Is Your Local Government Ready for the Silver Tsunami?

Written by Jessica Marabella

The Silver Tsunami is coming. Experts predict that as many as 40 percent of baby boomers are set to retire from public sector service in the next few years, and they threaten to take their knowledge, experience, and commitment with them. Do you have a strategy in place to recruit and onboard the next generation of municipal employees?

What is the Silver Tsunami?

Baby Boomers are rapidly reaching retirement age, with approximately 10,000 people nationwide turning 65 every single day. In fact, by the year 2020, for the first time in U.S. history, the number of Baby Boomers will surpass the number of children five years of age or younger, and by the year 2030, the population of adults over the age of 65 is expected to double. Given this unparalleled and unstoppable surge toward retirement of valuable tenured employees, local governments must proactively put a plan in place begin hiring and onboarding the next generation of local government employees before knowledge transfer opportunities are gone.

The Impact of the Silver Tsunami on Local Governments

Experts believe that local governments may face the biggest and most devastating brunt of this seismic workforce composition shift for a few reasons:

  • Many local government workers who postponed their retirement in the aftermath of the “Great Recession” are now moving forward with their plans. In 2012, 46 percent halted their retirement, while in 2016 that number dropped to 21 percent—and the numbers are expected to continue declining in the years ahead.
  • 54 percent of local governments reported an increase in retirements between 2014 and 2015.
  • Between 30 and 40 percent of local government workers are currently eligible for retirement, including many who are not technically part of the Baby Boom demographic cohort yet, but have nevertheless earned a sizeable pension after a few decades of service that started in their twenties.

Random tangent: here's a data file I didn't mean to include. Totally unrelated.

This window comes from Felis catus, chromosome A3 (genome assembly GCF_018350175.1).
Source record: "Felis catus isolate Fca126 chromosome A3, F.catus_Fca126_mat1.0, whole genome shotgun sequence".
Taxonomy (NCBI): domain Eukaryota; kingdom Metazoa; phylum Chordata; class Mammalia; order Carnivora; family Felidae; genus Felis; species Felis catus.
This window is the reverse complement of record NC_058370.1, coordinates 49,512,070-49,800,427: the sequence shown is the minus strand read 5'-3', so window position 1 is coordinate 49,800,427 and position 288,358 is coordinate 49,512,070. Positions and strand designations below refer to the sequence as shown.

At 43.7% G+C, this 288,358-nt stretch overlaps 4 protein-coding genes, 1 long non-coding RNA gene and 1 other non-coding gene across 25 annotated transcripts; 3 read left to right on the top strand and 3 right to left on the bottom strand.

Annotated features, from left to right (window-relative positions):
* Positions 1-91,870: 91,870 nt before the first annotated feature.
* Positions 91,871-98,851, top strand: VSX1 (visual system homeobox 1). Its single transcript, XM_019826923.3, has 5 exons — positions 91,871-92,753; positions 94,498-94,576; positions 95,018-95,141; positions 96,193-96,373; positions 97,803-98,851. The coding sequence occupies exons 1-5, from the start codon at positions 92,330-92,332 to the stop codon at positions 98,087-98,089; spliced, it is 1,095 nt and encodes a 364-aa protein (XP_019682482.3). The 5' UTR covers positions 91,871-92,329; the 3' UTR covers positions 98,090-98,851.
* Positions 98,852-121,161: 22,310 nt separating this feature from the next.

The Impact of the Silver Tsunami on Local Government Administrations

Eighty percent of organizations say they lose experience, institutional knowledge, and leadership when an older worker leaves.  Many local government jobs are specialized and have high barriers to entry, such as education, certification, and training. Also, the loss of valuable employees can negatively impact remaining staff. Stressed and overworked employees who are desperately trying to “hold the line” until reinforcements arrive and receive necessary training cannot consistently produce high-quality work. If too stressed for too long, some valuable employees may seek opportunities elsewhere.

Turning the Tide

The Silver Tsunami has arrived, and will only grow more complex and challenging as the years unfold. However, local governments should not brace for impact and hope for the best. Instead, they must turn the tide so that instead of mitigating the damage, they are exploiting an opportunity to take their organization and its workforce to another level. Here are five proactive and practical human resources strategies that can help local governments prepare for the retirement of tenured employees and the hiring of younger generations.


A demographic profile lists the ages, roles, and skills of all workers. Once completed, it can be used to answer critical questions such as the age of your administration’s talent pool and which positions and teams have more workers who are approaching retirement age?


A sub-document that typically develops from the previously described demographic profile is a list of essential positions. These roles are vital to the organization’s future success, and identifying them creates an awareness of where the risk is highest for losing critical skills and knowledge.


The employees who do a job are in the best position to understand the daily requirements, challenges, and opportunities of that role. Local governments should focus on documenting three core aspects for each job role that will eventually be vacated by a retired worker:

  • Job profiles (key responsibilities and accountabilities).
  • Processes (methods and practices for carrying out tasks and activities).
  • Workflows (how tasks and activities interact and integrate with other departments or teams, as well as with tools and systems).

Local governments must find ways to recruit and develop the next generation of government employees. Borin and raised in the digital age, the recruitment and onboarding of millennials requires unique techniques to reach these tech-savvy candidates where they are job hunting. Click below to learn more about recruiting the next generation of local government employees in the digital era.


Local governments across the country are looking to HRMS solutions to help them mitigate the risks of the Silver Tsunami. However, not all HR software is created equal. In the worst cases, local government human resource teams have having enterprise resource planning (ERP) software foisted upon them by their finance departments. Click here to learn why an ERP is not a tool built for talent recruitment and retention.

Click below to watch our recorded webinar series to learn what to look for when searching for a valuable HRMS solution that will help you get ahead of the Silver Tsunami surge in your community.